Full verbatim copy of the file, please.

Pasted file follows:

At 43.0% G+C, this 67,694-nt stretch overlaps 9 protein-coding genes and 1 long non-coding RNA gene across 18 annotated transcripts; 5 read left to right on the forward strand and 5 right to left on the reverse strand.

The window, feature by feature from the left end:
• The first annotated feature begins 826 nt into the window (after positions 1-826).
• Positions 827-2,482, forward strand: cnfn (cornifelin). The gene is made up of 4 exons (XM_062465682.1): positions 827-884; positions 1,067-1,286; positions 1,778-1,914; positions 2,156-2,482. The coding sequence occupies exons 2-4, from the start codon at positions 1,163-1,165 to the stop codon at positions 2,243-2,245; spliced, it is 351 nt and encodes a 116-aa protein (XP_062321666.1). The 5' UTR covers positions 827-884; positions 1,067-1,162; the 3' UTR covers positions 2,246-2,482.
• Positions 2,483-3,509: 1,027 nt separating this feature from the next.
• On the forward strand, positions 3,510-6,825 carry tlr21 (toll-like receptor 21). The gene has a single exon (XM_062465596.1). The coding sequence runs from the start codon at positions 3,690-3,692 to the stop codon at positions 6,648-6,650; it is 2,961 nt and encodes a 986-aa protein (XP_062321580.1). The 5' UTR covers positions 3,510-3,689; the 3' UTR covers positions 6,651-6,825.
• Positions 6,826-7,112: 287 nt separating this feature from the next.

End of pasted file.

At 43.0% G+C, this 67,694-nt stretch overlaps 9 protein-coding genes and 1 long non-coding RNA gene across 18 annotated transcripts; 5 read left to right on the forward strand and 5 right to left on the reverse strand.

The window, feature by feature from the left end:
• The first annotated feature begins 826 nt into the window (after positions 1-826).
• Positions 827-2,482, forward strand: cnfn (cornifelin). The gene is made up of 4 exons (XM_062465682.1): positions 827-884; positions 1,067-1,286; positions 1,778-1,914; positions 2,156-2,482. The coding sequence occupies exons 2-4, from the start codon at positions 1,163-1,165 to the stop codon at positions 2,243-2,245; spliced, it is 351 nt and encodes a 116-aa protein (XP_062321666.1). The 5' UTR covers positions 827-884; positions 1,067-1,162; the 3' UTR covers positions 2,246-2,482.
• Positions 2,483-3,509: 1,027 nt separating this feature from the next.
• On the forward strand, positions 3,510-6,825 carry tlr21 (toll-like receptor 21). The gene has a single exon (XM_062465596.1). The coding sequence runs from the start codon at positions 3,690-3,692 to the stop codon at positions 6,648-6,650; it is 2,961 nt and encodes a 986-aa protein (XP_062321580.1). The 5' UTR covers positions 3,510-3,689; the 3' UTR covers positions 6,651-6,825.
• Positions 6,826-7,112: 287 nt separating this feature from the next.